It has been said that flax is not compatible with itself for 7 years, if grown in the same spot, and other say it will be fine after 3 years, and others say that they know places that grow it in the same location year after year and it is fine.  I was talking to Omar Gamal who grows flax in Egypt, and from whom I get my Egyptian flax, and he said it is that flax needs high levels of nitrogen and other elements such as calcium and phosphorus, etc, and so the ground needs to be left for 3 years to rebuild those elements.  So, I’d say, if you have no other area to grow it then the same spot, then just amend the soil well.

After your stems are completely dried and the seed pods removed, you will want to ret the stems so that you can remove and use the fiber.  Retting, is really pretty much just ‘rotting’.  To ‘dew’ ret the fibers, you can just lay the stems out on the grass thinly, so that the rain and dew fall on it.  If your stems are very thick or you have not laid them out very thinly, you might be able to notice that the tops of the stems exposed to the rain and dew will turn brown and mildew faster than the bottoms of the stems that are more protected.  You can turn over the piles so that they are evenly retted.  Thinner stems will ret more quickly than thicker mature stems, so be aware of that, if you should have a part of your patch with thinner stems and part with thicker stems.  (I very much noticed the top of hemp stems retting before the bottom stems, becaue hemp stems are much thicker, so they really required turning for even retting.)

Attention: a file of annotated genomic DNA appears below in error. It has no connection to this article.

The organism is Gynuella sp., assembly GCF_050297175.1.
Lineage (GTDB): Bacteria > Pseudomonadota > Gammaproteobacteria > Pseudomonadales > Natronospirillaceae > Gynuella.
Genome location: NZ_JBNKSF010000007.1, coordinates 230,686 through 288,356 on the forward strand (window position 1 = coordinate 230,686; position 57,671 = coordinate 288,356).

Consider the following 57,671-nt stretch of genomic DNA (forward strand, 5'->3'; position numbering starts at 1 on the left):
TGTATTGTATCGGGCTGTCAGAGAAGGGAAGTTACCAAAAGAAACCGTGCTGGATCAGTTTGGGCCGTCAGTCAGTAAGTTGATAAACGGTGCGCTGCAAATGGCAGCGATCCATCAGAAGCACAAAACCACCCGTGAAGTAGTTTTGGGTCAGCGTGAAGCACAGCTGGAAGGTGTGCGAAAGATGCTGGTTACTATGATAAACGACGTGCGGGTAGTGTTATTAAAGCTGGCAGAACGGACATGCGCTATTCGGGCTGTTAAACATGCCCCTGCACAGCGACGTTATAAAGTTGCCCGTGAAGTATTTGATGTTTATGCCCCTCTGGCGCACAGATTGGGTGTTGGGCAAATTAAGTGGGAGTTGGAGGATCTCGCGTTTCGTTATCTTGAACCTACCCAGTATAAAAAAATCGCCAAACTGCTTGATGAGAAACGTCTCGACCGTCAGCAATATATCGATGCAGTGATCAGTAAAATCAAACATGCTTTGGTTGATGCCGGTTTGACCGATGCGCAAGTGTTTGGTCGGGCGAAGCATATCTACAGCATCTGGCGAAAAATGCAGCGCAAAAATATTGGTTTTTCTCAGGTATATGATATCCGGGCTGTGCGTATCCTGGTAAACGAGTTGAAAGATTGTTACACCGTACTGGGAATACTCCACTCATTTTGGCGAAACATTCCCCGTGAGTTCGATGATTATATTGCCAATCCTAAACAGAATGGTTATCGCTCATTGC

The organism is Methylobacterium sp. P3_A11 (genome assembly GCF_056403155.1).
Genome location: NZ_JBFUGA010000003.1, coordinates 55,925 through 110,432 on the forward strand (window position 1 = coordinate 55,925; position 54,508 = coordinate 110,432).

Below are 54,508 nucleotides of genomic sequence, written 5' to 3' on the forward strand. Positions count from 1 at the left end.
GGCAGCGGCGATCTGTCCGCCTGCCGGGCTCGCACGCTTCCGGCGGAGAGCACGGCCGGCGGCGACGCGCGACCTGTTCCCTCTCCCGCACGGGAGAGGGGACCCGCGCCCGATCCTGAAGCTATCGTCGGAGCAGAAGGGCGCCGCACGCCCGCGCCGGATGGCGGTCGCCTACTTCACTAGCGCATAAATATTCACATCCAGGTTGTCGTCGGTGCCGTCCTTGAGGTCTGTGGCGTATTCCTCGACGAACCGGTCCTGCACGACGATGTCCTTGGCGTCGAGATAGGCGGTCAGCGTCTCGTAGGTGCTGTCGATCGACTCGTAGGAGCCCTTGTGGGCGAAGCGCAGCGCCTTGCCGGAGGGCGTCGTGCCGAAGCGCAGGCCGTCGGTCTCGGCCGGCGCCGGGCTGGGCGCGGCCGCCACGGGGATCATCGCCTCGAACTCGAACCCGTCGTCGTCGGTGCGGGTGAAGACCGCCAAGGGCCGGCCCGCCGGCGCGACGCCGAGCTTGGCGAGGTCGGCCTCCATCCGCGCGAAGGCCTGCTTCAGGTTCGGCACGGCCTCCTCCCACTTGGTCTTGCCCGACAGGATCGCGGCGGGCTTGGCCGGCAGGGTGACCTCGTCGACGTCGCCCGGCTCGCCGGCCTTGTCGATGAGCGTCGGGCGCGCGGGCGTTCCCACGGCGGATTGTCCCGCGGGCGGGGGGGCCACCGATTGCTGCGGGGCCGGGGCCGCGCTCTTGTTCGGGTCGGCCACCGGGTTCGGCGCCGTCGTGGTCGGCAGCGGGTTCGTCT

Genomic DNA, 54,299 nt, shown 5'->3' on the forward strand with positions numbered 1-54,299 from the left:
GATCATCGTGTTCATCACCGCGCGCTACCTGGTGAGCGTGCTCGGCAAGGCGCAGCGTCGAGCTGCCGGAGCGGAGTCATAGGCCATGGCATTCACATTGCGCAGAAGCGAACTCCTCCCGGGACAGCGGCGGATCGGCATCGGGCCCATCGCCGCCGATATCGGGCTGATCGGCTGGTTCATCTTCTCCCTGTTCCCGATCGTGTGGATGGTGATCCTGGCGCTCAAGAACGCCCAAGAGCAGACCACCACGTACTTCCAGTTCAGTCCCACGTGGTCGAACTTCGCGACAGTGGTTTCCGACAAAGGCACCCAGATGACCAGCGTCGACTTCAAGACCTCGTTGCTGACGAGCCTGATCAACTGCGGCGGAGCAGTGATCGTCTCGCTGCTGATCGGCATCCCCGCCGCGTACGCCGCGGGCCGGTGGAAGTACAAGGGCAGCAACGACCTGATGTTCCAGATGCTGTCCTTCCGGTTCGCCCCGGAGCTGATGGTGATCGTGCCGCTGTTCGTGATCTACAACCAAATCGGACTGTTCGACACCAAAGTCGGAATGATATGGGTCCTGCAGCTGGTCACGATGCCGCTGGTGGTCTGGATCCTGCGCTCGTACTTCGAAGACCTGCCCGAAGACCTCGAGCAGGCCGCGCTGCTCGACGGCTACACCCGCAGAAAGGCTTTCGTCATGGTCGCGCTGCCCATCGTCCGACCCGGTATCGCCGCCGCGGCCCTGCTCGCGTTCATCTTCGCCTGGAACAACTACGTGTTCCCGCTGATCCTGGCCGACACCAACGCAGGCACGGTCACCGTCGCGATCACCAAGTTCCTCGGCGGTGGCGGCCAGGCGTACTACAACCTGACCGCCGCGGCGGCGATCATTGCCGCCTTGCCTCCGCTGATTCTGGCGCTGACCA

Alternatively, you can water ret your flax stems by putting them in a stream, pond or any container of water large enough to put them in.  Weight the stems down so they are submerged by putting boards or something heavy on them.  The weather/temperature will make water retting go faster or slower, but I have left flax in a stream in the fall for 3 days before pulling it out and letting it thoroughly dry and it was retted pretty nearly the way I wanted it.  Allow your flax to thoroughly dry before you test the stems to see if it is retted as much as you want.  If it is not thoroughly dried, you may think it is too much or too little retted.